My Ghana so far

Long time no blog, I know, I know. I’ve transformed slowly from overwhelmed to busy and excited, and there’s not much time to reflect during the pauses in between. Until now!

So, Ghana. As you may have noticed, I had no idea what to expect before I came here. I had Google images and blog posts from anonymous former expats and volunteers, but not much else.

In the three weeks I’ve been here, I’ve learned an incredible amount about this country and there are still many lessons yet to come. I’ve had a great time so far, and it’s almost impossible to condense all of the experiences I’ve had in a single blog post…but here goes nothing.

These are some basic observances from my time in Ghana so far (keeping in mind I haven’t even ventured outside of Accra just yet).

The sounds. 

The beat of fufu being pounded into a sticky glob outside my bedroom window. The car horns filling the night air. The hiplife music blasting from homes and speakers. The hissing of people trying to get your attention. The calls of “obruni!” from schoolchildren. The barks of dogs, the meows of cats, the clucks of chickens, and the bleating of goats.  The taps on the car windows from touts trying to sell something, anything. The accents of people from everywhere in the world. The calls from mosques and the singing from churches.

The sights.

The blue ocean, always close. The weird and wonderful items for sale on the street. The huge piles of goods perched atop a woman’s head. The colours of crumpled Ghanain currency passing through hands. The yellows and reds of taxis sitting in traffic and swerving through the streets. The greens and whites of coconuts cut open with a blackened machete. The packed tro-tros with colourful religious statements scrawled across the back.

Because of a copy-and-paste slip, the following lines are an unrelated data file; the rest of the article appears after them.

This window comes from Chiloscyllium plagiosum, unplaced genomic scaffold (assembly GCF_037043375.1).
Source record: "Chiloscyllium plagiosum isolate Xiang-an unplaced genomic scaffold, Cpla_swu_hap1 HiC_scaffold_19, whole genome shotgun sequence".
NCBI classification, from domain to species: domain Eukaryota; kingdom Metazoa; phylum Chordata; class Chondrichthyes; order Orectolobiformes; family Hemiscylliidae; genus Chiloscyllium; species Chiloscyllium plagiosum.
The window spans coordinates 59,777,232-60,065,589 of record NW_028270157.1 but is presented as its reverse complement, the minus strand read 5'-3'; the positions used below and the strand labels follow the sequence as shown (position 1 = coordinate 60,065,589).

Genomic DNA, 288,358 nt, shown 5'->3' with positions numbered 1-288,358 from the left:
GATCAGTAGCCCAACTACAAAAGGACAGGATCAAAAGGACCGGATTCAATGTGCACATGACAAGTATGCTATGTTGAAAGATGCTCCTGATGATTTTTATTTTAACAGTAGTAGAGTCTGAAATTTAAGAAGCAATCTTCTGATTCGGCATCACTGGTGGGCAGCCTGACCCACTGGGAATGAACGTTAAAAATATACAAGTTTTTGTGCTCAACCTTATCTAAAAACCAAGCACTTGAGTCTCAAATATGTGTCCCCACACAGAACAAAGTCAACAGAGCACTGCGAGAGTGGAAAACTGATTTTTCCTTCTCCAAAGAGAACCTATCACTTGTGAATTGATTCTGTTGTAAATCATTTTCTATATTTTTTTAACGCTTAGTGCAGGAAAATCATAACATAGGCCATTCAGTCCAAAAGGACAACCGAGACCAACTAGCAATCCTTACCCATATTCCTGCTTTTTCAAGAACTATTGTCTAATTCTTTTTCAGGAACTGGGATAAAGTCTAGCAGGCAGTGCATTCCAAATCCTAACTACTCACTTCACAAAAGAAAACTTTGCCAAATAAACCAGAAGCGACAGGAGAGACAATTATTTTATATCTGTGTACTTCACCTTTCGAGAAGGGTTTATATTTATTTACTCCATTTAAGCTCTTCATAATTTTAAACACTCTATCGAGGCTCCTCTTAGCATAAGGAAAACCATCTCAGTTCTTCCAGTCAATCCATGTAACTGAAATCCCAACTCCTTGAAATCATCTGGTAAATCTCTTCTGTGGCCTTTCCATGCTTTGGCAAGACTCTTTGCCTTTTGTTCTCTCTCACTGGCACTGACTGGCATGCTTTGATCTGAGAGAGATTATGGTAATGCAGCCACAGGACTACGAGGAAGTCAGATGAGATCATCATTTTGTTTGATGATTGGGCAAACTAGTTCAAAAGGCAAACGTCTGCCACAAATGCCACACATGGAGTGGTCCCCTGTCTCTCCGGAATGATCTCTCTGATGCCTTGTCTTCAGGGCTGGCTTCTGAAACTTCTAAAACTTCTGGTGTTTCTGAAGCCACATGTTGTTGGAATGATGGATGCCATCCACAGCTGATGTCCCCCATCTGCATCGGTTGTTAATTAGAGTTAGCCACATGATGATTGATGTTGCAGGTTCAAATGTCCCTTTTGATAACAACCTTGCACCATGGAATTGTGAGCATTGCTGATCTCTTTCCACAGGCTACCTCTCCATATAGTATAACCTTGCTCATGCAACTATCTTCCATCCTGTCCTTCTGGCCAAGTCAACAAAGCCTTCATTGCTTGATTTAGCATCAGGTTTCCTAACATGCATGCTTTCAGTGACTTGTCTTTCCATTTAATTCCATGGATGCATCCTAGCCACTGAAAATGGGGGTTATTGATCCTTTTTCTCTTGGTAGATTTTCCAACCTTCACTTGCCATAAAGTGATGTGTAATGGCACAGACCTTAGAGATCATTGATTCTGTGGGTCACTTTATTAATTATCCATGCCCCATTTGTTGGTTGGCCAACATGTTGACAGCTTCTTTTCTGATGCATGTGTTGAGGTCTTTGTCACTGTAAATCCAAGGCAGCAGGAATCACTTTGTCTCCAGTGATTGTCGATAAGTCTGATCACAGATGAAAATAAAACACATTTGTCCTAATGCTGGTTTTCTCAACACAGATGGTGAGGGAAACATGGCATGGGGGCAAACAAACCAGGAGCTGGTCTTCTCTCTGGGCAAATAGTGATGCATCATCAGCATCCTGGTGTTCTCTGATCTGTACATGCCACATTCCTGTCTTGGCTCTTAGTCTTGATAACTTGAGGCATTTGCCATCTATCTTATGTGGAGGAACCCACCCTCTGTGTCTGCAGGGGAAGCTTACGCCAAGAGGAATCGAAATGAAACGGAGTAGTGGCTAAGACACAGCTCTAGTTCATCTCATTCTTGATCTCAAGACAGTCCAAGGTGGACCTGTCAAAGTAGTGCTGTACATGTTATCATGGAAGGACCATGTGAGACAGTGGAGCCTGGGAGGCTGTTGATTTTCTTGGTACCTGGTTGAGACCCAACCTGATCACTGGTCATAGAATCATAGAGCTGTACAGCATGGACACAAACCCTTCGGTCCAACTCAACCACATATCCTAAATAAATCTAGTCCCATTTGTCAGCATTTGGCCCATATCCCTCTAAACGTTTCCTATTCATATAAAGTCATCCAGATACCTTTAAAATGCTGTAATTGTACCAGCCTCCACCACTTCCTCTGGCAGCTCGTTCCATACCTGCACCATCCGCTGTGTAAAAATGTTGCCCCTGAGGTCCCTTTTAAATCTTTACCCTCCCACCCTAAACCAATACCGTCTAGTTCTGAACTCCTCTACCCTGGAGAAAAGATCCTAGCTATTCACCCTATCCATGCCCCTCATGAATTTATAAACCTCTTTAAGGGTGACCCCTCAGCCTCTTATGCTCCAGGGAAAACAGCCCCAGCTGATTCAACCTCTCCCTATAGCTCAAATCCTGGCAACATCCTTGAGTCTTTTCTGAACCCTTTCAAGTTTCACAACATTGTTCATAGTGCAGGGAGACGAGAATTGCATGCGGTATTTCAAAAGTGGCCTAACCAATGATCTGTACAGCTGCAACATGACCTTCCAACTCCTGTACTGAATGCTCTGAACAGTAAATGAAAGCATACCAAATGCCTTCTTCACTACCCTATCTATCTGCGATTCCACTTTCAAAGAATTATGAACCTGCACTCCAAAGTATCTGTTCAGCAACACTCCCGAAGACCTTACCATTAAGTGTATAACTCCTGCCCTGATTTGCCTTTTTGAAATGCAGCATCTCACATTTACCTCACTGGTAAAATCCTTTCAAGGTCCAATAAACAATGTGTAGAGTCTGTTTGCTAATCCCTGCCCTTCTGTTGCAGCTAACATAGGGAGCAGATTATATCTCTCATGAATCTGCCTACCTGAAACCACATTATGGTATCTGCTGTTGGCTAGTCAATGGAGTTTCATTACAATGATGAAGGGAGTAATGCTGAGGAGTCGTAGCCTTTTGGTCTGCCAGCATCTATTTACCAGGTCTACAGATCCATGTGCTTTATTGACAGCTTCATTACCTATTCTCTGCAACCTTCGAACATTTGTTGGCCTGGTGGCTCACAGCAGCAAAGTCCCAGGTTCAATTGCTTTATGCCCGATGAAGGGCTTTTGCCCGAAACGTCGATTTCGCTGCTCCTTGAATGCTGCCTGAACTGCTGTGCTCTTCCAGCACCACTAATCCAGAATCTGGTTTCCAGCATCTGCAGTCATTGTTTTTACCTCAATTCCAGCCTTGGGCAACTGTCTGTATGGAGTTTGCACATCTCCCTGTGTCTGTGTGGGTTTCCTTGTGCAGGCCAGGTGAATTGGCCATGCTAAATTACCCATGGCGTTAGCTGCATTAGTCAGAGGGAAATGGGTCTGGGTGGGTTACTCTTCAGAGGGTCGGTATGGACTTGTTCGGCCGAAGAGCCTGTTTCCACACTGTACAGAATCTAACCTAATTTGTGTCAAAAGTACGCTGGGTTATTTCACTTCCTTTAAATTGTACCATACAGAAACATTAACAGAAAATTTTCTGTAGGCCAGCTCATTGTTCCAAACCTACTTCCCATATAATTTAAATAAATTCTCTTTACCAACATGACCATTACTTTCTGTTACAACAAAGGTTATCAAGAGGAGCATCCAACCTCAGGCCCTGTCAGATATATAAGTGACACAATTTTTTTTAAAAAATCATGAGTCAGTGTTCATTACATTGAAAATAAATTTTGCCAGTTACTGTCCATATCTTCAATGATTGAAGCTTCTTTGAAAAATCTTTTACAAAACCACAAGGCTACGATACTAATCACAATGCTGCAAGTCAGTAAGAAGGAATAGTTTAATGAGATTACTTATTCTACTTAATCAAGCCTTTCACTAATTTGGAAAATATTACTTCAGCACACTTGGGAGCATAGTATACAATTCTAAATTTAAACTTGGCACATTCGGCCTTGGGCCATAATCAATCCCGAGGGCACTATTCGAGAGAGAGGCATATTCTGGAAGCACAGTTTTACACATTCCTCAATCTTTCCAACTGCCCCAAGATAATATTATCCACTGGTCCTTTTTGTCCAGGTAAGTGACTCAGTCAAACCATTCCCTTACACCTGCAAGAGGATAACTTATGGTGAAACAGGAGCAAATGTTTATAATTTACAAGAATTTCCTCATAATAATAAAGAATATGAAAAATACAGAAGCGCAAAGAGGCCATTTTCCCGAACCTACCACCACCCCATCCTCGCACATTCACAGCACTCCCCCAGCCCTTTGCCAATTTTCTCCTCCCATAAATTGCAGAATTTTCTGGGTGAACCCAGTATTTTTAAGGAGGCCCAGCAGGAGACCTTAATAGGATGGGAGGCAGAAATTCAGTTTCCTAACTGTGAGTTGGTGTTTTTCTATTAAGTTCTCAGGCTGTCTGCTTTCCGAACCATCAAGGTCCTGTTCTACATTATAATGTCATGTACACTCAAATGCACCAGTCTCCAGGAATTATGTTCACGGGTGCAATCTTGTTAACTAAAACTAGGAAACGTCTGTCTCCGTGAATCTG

The smells.

The unpleasant odors arising from open gutters. The sweet scent of plaintains being roasted, fried, spiced, eaten. The smell of fire from street side barbecues. The wafts of gasoline clogging the air on Oxford Street. The fruitiness of sheesha smoke clinging to clothes.

The tastes.

The roasted, salty groundnuts. The warm water, never cold for long. The cheap shawarma wraps filled with fries. The Star, the Club, the local liquors that make your head spin. The creamy salads and spicy rice. The blacks and reds of unidentified sauces, sure to set a mouth on fire. The slight plastic aftertaste of water sachets, so much cheaper than the bottles.

The challenges. 

The constant bartering. The lack of specific street addresses. The frustration of a North American trying to understand and accept African time. The lack of sidewalks. The common power outages. The heat and humidity. The rains that seep through bedroom windows, flooding the floor. The feared mosquitos and spiders.

The fun.

The hot nights spent on plastic chairs with new friends. The plans for future adventures. The constant lessons. The days spent on beaches or by pools. The long walks and drives winding through new areas, with so much more to be explored.

The experiences.

Falling into an open gutter on my second day here and experiencing the kindness of Ghanians in full force. Being stopped by police armed with large guns for no reason and accosted for huge sums of money (and bribing my way out of it). Learning how to “azonto” from anyone and everyone. Eating and drinking and meeting and growing.

2 Responses to “My Ghana so far”
  1. says:

    Great hearing from you Kelsey…I’m sure you are having a great and informed time that you thought you would. Keep in touch love Noel & Muriel

  2. Julie forte says:

    Hi Kelsey, great blog, very insightful. Take care over there and stay safe, Julie forte

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